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Photo courtesy of US Presswire

Let me first say that I generally abhor sports analogies.  Using them only creates a connection with people who either participated in (or have an appreciation for) sports while making you look like a simpleton with everyone else.  With that said…

I love watching Peyton Manning play football.

He has a command of the game that just sets him on another level from everyone else on the field.  A powerful combination of talent, experience, careful preparation, and being surrounded by a great team make Manning and the Broncos an opponent to be feared on any given Sunday.

One of the things I enjoy most about watching Manning play is his ability to adapt his play (and the play of those around him) based on changing circumstances and conditions.  One play might be called in the huddle, but on the line of scrimmage Manning reads the defense for early warning signs of where the opponents intend to attack.  He calmly and efficiently adjusts formations, blocking schemes, pass routes, or changes the play altogether depending on the circumstances.

More than once I’ve seen Manning step under center, then see that strong safety creep up toward the line of scrimmage with eyes intently focused on the gap he intends to blitz.  This safety intends to do Manning bodily harm, but the savvy quarterback steps back, adjusts, and then reengages with an adapted plan.

As if anyone needed any evidence that I am a confirmed “edu-geek,” read this next statement closely…

I think the way Peyton Manning plays football can teach us a lot about great instruction.

Great teaching is built on a combination of talent, experience, preparation, and surrounding one’s self with a great team.  It also results from going in with an engaging plan that has been carefully tailored to student needs, but also from being able and willing to adjust on the fly in the face of changing circumstances and situations.

The effective educator reads the situation from available formative information and a qualitative understanding of the students.  When the carefully laid plan isn’t working for some students, the effective educator quickly adapts and, at the very first warning signs, changes the approach and tactics to find a way to reach each student.  The effective educator also calls on and directs the talented team of supporting educators to make sure every student is provided an instructional approach that works for them.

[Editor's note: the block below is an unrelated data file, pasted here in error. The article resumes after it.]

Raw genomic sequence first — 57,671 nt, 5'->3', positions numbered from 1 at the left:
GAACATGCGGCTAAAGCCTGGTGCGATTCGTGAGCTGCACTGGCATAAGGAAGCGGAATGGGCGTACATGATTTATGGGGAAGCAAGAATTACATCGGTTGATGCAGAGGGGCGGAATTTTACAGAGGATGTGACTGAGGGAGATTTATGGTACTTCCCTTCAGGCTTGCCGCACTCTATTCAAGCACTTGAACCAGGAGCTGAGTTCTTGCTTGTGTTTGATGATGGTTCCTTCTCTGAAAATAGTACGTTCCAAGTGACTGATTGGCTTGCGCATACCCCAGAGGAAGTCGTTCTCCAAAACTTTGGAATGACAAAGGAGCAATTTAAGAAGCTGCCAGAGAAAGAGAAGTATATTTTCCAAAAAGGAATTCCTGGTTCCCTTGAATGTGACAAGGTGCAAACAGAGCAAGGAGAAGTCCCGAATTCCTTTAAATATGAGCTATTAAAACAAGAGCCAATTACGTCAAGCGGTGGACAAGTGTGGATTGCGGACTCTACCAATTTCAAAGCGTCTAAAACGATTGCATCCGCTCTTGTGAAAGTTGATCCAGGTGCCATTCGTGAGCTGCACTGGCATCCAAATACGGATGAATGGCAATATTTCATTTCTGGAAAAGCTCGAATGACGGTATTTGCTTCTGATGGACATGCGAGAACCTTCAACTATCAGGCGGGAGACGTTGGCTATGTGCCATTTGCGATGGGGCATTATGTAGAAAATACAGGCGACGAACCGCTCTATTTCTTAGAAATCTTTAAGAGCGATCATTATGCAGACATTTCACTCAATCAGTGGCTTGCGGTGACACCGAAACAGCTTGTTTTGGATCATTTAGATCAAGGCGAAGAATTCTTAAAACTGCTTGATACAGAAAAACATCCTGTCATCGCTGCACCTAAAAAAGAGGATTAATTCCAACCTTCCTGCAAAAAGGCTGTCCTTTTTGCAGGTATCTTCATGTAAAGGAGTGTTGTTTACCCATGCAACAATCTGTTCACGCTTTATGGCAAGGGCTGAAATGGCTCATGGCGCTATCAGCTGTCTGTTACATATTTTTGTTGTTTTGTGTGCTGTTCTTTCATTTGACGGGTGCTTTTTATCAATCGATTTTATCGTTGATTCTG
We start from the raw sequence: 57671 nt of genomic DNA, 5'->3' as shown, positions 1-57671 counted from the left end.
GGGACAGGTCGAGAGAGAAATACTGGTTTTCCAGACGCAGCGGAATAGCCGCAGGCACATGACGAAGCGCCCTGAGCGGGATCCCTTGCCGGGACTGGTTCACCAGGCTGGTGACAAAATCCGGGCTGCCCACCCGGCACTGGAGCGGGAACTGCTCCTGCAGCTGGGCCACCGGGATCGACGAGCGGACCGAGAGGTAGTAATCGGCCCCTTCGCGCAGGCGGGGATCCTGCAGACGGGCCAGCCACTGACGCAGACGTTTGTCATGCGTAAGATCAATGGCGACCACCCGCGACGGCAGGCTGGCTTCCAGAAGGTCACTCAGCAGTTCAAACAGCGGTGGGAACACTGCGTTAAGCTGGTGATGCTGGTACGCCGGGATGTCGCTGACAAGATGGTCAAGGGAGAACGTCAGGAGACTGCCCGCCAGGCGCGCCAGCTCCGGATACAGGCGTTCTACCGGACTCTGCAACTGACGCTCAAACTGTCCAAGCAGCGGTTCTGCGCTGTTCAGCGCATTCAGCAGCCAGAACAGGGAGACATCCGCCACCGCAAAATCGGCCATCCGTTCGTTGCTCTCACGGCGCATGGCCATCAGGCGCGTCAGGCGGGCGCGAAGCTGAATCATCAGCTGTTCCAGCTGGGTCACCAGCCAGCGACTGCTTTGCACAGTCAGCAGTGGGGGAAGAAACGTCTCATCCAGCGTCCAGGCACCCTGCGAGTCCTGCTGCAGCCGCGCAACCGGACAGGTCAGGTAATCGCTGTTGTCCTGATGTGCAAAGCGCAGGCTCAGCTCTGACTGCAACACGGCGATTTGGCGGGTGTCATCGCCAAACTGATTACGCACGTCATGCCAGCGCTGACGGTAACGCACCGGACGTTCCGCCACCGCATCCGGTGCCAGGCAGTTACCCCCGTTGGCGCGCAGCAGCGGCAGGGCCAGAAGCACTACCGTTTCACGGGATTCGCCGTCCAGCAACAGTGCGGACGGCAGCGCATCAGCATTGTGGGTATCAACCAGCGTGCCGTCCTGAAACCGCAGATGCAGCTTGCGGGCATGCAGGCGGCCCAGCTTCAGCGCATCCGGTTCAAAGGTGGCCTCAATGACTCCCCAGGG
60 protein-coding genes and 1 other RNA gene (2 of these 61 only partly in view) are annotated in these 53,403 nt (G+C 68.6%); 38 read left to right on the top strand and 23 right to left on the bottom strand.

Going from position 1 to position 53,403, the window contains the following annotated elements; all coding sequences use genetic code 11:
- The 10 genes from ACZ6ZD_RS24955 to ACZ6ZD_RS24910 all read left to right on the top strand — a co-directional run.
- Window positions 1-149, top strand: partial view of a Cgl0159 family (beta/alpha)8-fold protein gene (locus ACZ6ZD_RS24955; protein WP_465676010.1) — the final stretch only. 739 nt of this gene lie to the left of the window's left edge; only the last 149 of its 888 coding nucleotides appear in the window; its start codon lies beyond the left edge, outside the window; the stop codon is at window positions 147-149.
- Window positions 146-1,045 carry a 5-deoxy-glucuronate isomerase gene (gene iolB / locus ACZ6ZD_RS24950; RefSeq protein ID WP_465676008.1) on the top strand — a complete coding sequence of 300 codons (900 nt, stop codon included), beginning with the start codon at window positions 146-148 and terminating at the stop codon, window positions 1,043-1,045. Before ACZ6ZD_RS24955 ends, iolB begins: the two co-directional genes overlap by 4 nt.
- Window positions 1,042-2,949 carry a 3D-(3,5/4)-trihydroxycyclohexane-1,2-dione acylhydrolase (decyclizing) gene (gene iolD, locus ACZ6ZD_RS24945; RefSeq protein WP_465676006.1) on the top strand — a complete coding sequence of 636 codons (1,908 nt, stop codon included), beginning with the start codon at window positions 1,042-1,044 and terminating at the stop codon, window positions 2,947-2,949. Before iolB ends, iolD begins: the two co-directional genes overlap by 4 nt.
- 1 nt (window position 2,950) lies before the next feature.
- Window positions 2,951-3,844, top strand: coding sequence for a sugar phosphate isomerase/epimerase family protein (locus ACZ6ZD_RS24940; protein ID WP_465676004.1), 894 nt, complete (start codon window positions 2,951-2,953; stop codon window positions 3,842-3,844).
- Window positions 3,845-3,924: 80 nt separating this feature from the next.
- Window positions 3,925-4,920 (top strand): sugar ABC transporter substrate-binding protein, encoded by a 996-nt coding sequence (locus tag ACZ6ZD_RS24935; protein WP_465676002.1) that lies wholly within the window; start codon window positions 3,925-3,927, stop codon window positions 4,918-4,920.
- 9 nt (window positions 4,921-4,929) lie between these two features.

I visit schools and classrooms in my district (Eagle County Schools) regularly.  In every school, I look for “data walls,” where the educators are mapping out the early warning signs of struggling students.  I speak individually with teachers and principals, asking the question 101 ways, “How are we adapting instruction and interventions to meet every student?”

In our district, we are working to build schools full of instructional Peyton Mannings – who bring talent, experience, preparation, teamwork – and then put it together with an adaptive instructional approach that shifts tactics and interventions to meet where every student needs us to be.  We need to build a system that makes these adaptations with incredibly high reliability – where no student falls through the cracks and isn’t provided customized instruction.

For the blue and orange faithful of “Bronco Nation,” not reaching the Super Bowl (especially with this talented team) would be a catastrophe.

For us, the educators, the stakes associated with failure are supremely higher.